It’s not the fastest Wi-Fi router and it doesn’t have a long list of desirable features, but it’s priced accordingly and that makes it a solid value for those on a budget.
The best thing about TP-Link’s Archer C8 Wi-Fi router is its price/performance ratio. It doesn’t offer 802.11ac Wave 2 features, it doesn’t deliver impressive range, and its performance with legacy 2.4GHz 802.11n clients is distinctly unimpressive, but you can buy this router almost anywhere for just $130.
As such the Archer C8 is one of the less-expensive 802.11ac routers you’ll find, and it has several nice features including three removable antennas, beam-forming support, and two USB ports (one of which is USB 3.0) for sharing storage or a printer on your network. Printer sharing is disabled by default, though, and you’ll need to install a utility on a client PC if you enable it. The Archer C8’s other major features include a four-port gigabit switch and an 800MHz dual-core CPU.
The router comes permanently affixed to a metal stand that keeps it in a near-vertical orientation. The enclosure is fabricated from glossy white plastic and doesn’t collect fingerprints, but it proved susceptible to scuffs and scratches. LEDs near the top front edge glow to indicate the status of power, the wireless network, the presence of a device connected to any of its four switch ports, Internet connectivity, the presence of a device connected to either of its USB ports, and WPS pairing.
This is a dual-band router operating an 802.11n network on the 2.4GHz band (maximum throughput 450Mbps) and an independent 802.11ac network on the 5GHz band (maximum throughput of 1300Mpbs). You can run a guest network on either band. A button on the right side toggles the Wi-Fi radios off and on, for those who like to button down their wireless networks when they’re not around.
The Wi-Fi Protected Setup button is on the back of the router and—oddly enough—it serves double duty as the factory-reset button. This is an odd design choice since it could lead to an unintentional reset if held down too long (or if an inquisitive child discovers it). Reset buttons such as this are usually recessed and require an unbent paperclip to activate. This anomaly doesn’t impact my final verdict, it’s just worth noting.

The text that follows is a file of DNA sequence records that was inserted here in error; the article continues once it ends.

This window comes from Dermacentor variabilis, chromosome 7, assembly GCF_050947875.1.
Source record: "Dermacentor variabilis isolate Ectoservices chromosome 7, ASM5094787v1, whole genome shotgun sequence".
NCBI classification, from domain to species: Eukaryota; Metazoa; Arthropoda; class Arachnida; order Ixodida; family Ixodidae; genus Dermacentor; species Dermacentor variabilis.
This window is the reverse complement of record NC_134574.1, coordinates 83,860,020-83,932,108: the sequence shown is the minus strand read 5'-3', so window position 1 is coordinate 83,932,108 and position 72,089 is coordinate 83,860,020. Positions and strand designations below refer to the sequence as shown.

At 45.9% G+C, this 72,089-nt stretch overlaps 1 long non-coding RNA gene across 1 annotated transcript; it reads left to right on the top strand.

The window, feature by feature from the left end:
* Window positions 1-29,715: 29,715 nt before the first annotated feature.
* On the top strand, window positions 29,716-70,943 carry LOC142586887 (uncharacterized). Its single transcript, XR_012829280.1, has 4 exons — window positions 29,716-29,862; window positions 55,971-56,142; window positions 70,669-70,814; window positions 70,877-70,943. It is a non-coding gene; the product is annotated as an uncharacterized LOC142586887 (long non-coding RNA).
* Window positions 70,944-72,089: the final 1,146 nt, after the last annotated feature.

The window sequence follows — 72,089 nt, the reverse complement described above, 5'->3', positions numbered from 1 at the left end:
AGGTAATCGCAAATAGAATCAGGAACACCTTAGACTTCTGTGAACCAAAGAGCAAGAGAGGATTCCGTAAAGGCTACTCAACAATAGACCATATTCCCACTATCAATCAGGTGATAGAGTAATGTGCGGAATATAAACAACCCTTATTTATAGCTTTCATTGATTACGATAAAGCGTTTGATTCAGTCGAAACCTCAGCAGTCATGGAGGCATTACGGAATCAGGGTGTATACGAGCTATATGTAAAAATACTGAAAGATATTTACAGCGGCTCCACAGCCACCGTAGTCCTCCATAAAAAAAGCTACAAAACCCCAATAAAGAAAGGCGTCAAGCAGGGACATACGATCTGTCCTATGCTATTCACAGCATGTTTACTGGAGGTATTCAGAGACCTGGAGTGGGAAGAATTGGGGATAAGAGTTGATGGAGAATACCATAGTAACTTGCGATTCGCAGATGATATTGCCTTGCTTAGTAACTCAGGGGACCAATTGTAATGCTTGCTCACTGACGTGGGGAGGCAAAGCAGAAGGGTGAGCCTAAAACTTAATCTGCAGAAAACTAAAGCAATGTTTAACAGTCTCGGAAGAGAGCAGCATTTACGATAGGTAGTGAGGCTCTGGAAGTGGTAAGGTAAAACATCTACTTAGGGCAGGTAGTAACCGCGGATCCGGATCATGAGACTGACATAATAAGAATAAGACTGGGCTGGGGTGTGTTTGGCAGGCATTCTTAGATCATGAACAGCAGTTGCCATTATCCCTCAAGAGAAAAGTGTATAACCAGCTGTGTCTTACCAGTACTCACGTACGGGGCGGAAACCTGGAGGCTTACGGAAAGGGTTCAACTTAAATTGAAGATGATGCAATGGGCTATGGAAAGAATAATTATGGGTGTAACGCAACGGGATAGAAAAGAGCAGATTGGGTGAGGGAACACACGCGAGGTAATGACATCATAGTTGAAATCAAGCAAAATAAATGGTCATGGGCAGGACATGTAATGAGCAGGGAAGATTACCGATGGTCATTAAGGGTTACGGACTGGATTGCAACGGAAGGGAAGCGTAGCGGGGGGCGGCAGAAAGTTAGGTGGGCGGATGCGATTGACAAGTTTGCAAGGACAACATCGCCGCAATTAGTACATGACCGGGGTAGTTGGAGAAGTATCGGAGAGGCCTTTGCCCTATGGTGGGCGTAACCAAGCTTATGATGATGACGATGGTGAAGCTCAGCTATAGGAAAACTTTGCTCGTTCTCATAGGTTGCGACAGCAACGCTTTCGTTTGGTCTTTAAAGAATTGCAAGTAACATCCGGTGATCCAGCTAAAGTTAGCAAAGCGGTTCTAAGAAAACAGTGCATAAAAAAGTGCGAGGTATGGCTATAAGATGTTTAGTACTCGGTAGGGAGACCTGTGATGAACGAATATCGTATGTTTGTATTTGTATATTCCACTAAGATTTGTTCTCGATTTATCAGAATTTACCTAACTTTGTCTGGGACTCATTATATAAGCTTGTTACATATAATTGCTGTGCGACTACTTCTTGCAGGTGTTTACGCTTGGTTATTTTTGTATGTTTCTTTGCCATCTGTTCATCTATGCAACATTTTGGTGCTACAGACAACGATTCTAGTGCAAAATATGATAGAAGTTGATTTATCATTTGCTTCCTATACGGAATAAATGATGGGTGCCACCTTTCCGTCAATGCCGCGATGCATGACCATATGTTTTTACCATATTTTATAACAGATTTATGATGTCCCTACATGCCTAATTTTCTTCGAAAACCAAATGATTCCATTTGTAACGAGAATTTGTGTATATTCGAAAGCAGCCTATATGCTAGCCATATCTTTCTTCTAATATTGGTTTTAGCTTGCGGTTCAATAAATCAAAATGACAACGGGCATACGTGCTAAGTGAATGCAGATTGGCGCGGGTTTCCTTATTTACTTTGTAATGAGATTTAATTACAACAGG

If you care about parental controls, you’ll find that the Archer C8 to be a very blunt instrument. Enable it and you can name a single PC as a “parental PC” (identified by its MAC address) that will have free access to the Internet. You must then enter the MAC addresses of every other PC that will operate on your network and create a white-list of sites those PCs are allowed to access. If a site isn’t on that list, those PCs won’t be able to go there.
The Archer C8’s performance as an 802.11ac Wi-Fi router, paired with a 2×2 Asus USB-AC56 Wi-Fi adapter, was not at all impressive. In fact, it finished last or next to last in three of my four test locations.
TP-Link’s router performed much better with a 3×3 802.11n client equipped with an Intel Centrino Ultimate-N 6300 Wi-Fi adapter operating on the 5GHz frequency band; in fact, it was faster at close range than any of the four routers I compared it to. It placed second when the client was in the kitchen, 20 feet from the router and separated by one wall.
But its performance fell off a cliff when I moved the client to my home theater, and it finished in last place when the client was in my home office (the room that’s the farthest from the router).
The Archer C8’s performance as a 2.4GHz 802.11n router was a decidedly mixed bag. While it eked out a first-place finish when the client was at close range, it finished third when I moved the client to my kitchen, and it couldn’t maintain a connection at all when the client was in my home theater and in my office. If you’re looking for a router to service legacy clients, give this one a pass.
Does it get a buy or pass recommendation?
The TP-Link Archer C8 is one of the more basic dual-band 802.11ac routers I’ve reviewed, but it’s priced accordingly. If you don’t need a lot of features and don’t have clients that you know are difficult to reach, there’s little need to spend more cash for things you won’t benefit from.
Michael is TechHive's lead editor and covers the smart home and home entertainment markets. He built his own smart home in 2007, which he uses as a real-world test lab when reviewing new products. Michael also reviews routers and networking products for TechHive and PCWorld.